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Physics 451

Fall 2004 Homework Assignment #4 — Solutions

Textbook problems: Ch. 2: 2.5.11, 2.6.5, 2.9.6, 2.9.12, 2.10.6, 2.10.11, 2.10.12 Chapter 2 2.5.11 A particle m moves in response to a central force according to Newton’s second law m~¨r = rˆ f (~r ) Show that ~r × ~r˙ = ~c, a constant, and that the geometric interpretation of this leads to Kepler’s second law. ~ = ~r × p~ = m~r × ~r˙ . To show Actually, ~r × ~r˙ is basically the angular momentum, L ~ is constant, we can take its time derivative that L ~˙ = d (m~r × ~r˙ ) = m~r˙ × ~r˙ + m~r × ~¨r L dt The first cross-product vanishes. So, by using Newton’s second law, we end up with ~˙ = ~r × rˆ f (~r ) = (~r × ~r ) f (~r ) = 0 L r ~ is a constant in time (ie that it is This indicates that the angular momentum L ~ conserved). The constant vector ~c of the problem is just L/m. Note that this proof works for any central force, not just the inverse square force law. For the geometric interpretation, consider the orbit of the particle m dr r

The amount of area swept out by the particle is given by the area of the triangle dA = 12 |~r × d~r | So the area swept out in a given time dt is simply d~r 1 dA 1 = 2 ~r × = 2 |~r × ~r˙ | dt dt Since this is a constant, we find that equal areas are swept out in equal times. This is just Kepler’s second law (which is also the law of conservation of angular momentum).

2.6.5 The four-dimensional, fourth-rank Riemann-Christoffel curvature tensor of general relativity Riklm satisfies the symmetry relations Riklm = −Rikml = −Rkilm With the indices running from 0 to 3, show that the number of independent components is reduced from 256 to 36 and that the condition Riklm = Rlmik further reduces the number of independent components to 21. Finally, if the components satisfy an identity Riklm + Rilmk + Rimkl = 0, show that the number of independent components is reduced to 20. Here we just have to do some counting. For a general rank-4 tensor in four dimensions, since each index can take any of four possible values, the number of independent components is simply independent components = 44 = 256 Taking into account the first symmetry relation, the first part Riklm = −Rikml indicates that the Riemann tensor is antisymmetric when the last pair of indices is switched. Thinking of the last pair of indices as specifying a 4×4 antisymmetric matrix, this means instead of having 42 = 16 independent elements, we actually only have 21 (4)(3) = 6 independent choices for the last index pair (this is the number of elements in an antisymmetric 4 × 4 matrix). Similarly, the second part of the first symmetry relation Riklm = −Rkilm indicates that the Riemann tensor is antisymmetric in the first pair of indices. As a result, the same argument gives only 6 independent choices for the first index pair. This accounts for independent components = 6 · 6 = 36 We are now able to handle the second condition Riklm = Rlmik By now, it should be obvious that this statement indicates that the Riemann tensor is symmetric when the first index pair is interchanged with the second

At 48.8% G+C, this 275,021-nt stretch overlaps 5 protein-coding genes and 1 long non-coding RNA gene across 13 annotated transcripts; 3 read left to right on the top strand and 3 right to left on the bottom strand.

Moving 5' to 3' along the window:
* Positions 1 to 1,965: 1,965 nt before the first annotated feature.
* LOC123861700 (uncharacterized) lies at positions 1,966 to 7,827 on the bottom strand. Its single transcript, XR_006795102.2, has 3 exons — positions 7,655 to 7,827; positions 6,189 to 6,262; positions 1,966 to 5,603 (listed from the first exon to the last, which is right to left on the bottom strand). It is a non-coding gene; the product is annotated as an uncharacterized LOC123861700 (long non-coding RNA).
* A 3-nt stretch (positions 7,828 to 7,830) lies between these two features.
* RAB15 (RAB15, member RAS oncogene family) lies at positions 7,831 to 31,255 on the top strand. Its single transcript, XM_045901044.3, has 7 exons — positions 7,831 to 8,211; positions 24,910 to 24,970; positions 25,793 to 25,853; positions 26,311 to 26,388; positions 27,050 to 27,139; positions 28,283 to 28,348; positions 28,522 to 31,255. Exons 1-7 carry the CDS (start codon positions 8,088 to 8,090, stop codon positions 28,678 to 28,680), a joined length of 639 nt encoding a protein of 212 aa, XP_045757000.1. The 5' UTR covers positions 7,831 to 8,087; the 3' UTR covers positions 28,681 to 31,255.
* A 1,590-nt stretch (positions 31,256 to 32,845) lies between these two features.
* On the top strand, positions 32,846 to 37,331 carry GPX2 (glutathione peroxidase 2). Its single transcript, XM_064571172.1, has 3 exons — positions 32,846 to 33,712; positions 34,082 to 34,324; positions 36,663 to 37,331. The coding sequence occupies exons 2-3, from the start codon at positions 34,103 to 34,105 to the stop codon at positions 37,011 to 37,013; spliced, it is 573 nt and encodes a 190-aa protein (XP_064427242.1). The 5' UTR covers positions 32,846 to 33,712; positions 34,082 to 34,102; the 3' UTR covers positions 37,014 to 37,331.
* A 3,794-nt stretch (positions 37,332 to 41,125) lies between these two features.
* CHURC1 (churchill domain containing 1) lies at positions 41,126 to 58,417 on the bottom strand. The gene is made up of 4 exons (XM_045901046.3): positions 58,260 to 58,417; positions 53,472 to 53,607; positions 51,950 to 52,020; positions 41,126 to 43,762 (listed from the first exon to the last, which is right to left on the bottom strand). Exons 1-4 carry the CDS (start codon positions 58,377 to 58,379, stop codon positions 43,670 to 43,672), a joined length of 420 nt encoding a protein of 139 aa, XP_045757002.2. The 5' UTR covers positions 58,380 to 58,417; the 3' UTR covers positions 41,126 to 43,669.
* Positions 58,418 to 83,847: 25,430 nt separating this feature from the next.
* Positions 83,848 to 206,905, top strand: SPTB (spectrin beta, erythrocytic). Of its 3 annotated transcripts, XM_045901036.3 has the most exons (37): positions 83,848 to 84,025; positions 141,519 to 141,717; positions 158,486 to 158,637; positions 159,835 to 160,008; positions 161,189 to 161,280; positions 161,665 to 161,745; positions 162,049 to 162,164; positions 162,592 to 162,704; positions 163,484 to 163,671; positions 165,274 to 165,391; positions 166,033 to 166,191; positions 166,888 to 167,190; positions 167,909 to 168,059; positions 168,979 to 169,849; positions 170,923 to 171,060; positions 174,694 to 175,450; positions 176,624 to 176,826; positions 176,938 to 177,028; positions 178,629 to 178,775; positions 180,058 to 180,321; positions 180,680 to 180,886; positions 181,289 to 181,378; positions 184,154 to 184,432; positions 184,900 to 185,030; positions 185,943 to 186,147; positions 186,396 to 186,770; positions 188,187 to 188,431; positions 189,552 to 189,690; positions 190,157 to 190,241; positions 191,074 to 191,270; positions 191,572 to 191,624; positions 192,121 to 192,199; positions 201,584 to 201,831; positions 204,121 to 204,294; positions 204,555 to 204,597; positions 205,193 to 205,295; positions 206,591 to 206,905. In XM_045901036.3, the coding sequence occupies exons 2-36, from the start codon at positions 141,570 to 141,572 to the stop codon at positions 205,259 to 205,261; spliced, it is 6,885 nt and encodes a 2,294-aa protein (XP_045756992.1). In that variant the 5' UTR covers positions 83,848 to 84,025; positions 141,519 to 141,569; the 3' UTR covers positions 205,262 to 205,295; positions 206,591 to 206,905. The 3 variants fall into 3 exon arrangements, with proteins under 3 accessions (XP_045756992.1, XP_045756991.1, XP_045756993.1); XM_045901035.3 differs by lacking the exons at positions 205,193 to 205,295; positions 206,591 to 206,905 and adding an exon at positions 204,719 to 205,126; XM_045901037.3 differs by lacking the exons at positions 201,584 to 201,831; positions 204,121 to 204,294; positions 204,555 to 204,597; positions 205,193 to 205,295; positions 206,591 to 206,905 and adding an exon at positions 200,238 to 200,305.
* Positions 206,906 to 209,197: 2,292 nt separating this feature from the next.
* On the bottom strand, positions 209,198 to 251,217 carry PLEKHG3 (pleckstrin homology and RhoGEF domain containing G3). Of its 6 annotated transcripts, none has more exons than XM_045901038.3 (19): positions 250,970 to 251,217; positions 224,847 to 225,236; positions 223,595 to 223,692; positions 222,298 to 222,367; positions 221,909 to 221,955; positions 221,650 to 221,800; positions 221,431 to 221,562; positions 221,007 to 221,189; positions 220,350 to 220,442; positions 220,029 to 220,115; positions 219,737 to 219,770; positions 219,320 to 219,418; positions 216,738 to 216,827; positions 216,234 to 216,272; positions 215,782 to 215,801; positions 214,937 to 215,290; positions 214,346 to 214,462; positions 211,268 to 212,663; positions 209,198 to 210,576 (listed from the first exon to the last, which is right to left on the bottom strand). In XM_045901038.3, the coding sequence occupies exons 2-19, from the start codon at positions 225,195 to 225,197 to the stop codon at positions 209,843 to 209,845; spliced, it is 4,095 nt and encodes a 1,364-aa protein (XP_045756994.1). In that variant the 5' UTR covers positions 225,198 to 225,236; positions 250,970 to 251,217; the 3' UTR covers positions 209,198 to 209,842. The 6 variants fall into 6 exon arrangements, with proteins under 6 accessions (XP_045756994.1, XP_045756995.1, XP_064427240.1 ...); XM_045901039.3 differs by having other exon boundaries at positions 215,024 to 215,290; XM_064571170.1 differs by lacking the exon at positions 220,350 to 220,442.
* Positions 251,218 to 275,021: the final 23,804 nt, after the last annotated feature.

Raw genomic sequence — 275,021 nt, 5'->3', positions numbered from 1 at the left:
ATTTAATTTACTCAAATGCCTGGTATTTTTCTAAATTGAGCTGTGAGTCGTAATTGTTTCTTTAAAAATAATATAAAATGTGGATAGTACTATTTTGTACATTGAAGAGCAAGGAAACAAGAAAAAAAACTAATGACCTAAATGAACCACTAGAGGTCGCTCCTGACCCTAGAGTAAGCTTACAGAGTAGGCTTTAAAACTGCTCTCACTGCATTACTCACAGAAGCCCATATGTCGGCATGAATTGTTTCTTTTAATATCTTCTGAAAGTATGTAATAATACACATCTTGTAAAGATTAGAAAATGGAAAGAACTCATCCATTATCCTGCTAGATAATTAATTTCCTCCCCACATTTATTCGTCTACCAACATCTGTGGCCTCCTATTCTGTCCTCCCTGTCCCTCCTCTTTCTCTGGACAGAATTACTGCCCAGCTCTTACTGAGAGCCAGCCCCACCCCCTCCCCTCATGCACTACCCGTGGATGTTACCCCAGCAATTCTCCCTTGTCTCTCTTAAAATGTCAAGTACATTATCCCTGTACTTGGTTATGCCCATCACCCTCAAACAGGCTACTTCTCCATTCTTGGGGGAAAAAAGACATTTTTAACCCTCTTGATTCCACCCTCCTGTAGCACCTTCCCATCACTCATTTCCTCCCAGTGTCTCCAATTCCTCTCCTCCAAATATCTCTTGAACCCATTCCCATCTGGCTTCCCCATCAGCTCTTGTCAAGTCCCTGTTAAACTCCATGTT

index pair. The counting of independent components is then the same as that for a 6 × 6 symmetric matrix. This gives independent components = 21 (6)(7) = 21 Finally, the last identity is perhaps the trickiest to deal with. As indicated in the note, this only gives additional information when all four indices are different. Setting iklm to be 0123, this gives R0123 + R0231 + R0312 = 0

(1)

As a result, this can be used to remove one more component, leading to independent components = 21 − 1 = 20 We can, of course, worry that a different combination of iklm (say 1302 or something like that) will give further relations that can be used to remove additional components. However, this is not the case, as can be seen by applying the first to relations. Note that it is an interesting exercise to count the number of independent components in the Riemann tensor in d dimensions. The result is independent components for d dimensions =

1 2 2 12 d (d

− 1)

Putting in d = 4 yields the expected 20. However, it is fun to note that putting in d = 1 gives 0 (you cannot have curvature in only one dimension) and putting in d = 2 gives 1 (there is exactly one independent measure of curvature in two dimensions). 2.9.6

a) Show that the inertia tensor (matrix) of Section 3.5 may be written Iij = m(r2 δij − xi xj )

[typo corrected!]

for a particle of mass m at (x1 , x2 , x3 ). Note that, for a single particle, the inertia tensor of Section 3.5 is specified as Ixx = m(r2 − x2 ),